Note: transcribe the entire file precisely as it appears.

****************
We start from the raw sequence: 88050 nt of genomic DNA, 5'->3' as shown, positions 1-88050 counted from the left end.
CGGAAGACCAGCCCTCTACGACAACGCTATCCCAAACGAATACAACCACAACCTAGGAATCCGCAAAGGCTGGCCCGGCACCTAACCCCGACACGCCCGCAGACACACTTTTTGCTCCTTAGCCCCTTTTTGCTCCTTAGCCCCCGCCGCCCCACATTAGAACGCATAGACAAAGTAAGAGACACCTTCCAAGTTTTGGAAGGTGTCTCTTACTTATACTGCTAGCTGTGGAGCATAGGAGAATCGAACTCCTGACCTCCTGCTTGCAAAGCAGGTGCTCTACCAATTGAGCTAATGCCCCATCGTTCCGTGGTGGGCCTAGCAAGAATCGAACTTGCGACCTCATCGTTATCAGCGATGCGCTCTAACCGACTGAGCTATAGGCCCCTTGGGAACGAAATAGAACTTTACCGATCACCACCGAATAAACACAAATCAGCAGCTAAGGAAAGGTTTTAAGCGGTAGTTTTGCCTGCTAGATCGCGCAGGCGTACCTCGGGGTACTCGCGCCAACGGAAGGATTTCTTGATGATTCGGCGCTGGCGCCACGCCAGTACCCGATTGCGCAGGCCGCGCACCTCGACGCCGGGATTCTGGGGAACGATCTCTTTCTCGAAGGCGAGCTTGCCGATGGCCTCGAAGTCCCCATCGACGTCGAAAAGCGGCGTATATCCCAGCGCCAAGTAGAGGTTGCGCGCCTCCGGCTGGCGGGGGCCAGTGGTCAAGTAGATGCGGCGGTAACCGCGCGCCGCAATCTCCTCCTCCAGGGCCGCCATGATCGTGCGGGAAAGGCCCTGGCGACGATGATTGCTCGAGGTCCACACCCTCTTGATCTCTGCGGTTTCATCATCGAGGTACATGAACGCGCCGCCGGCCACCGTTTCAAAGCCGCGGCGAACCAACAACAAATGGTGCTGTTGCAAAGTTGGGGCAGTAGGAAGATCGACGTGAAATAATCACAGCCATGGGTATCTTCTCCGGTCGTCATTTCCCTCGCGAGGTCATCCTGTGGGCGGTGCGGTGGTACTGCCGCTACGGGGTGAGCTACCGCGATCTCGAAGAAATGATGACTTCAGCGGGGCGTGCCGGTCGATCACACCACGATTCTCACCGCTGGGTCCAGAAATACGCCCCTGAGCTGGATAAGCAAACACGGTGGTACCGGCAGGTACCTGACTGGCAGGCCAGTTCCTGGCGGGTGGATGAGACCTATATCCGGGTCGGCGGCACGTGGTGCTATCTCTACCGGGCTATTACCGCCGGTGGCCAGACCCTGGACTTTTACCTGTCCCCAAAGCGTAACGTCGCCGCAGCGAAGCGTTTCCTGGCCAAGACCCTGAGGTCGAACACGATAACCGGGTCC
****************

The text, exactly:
We start from the raw sequence: 88050 nt of genomic DNA, 5'->3' as shown, positions 1-88050 counted from the left end.
CGGAAGACCAGCCCTCTACGACAACGCTATCCCAAACGAATACAACCACAACCTAGGAATCCGCAAAGGCTGGCCCGGCACCTAACCCCGACACGCCCGCAGACACACTTTTTGCTCCTTAGCCCCTTTTTGCTCCTTAGCCCCCGCCGCCCCACATTAGAACGCATAGACAAAGTAAGAGACACCTTCCAAGTTTTGGAAGGTGTCTCTTACTTATACTGCTAGCTGTGGAGCATAGGAGAATCGAACTCCTGACCTCCTGCTTGCAAAGCAGGTGCTCTACCAATTGAGCTAATGCCCCATCGTTCCGTGGTGGGCCTAGCAAGAATCGAACTTGCGACCTCATCGTTATCAGCGATGCGCTCTAACCGACTGAGCTATAGGCCCCTTGGGAACGAAATAGAACTTTACCGATCACCACCGAATAAACACAAATCAGCAGCTAAGGAAAGGTTTTAAGCGGTAGTTTTGCCTGCTAGATCGCGCAGGCGTACCTCGGGGTACTCGCGCCAACGGAAGGATTTCTTGATGATTCGGCGCTGGCGCCACGCCAGTACCCGATTGCGCAGGCCGCGCACCTCGACGCCGGGATTCTGGGGAACGATCTCTTTCTCGAAGGCGAGCTTGCCGATGGCCTCGAAGTCCCCATCGACGTCGAAAAGCGGCGTATATCCCAGCGCCAAGTAGAGGTTGCGCGCCTCCGGCTGGCGGGGGCCAGTGGTCAAGTAGATGCGGCGGTAACCGCGCGCCGCAATCTCCTCCTCCAGGGCCGCCATGATCGTGCGGGAAAGGCCCTGGCGACGATGATTGCTCGAGGTCCACACCCTCTTGATCTCTGCGGTTTCATCATCGAGGTACATGAACGCGCCGCCGGCCACCGTTTCAAAGCCGCGGCGAACCAACAACAAATGGTGCTGTTGCAAAGTTGGGGCAGTAGGAAGATCGACGTGAAATAATCACAGCCATGGGTATCTTCTCCGGTCGTCATTTCCCTCGCGAGGTCATCCTGTGGGCGGTGCGGTGGTACTGCCGCTACGGGGTGAGCTACCGCGATCTCGAAGAAATGATGACTTCAGCGGGGCGTGCCGGTCGATCACACCACGATTCTCACCGCTGGGTCCAGAAATACGCCCCTGAGCTGGATAAGCAAACACGGTGGTACCGGCAGGTACCTGACTGGCAGGCCAGTTCCTGGCGGGTGGATGAGACCTATATCCGGGTCGGCGGCACGTGGTGCTATCTCTACCGGGCTATTACCGCCGGTGGCCAGACCCTGGACTTTTACCTGTCCCCAAAGCGTAACGTCGCCGCAGCGAAGCGTTTCCTGGCCAAGACCCTGAGGTCGAACACGATAACCGGGTCC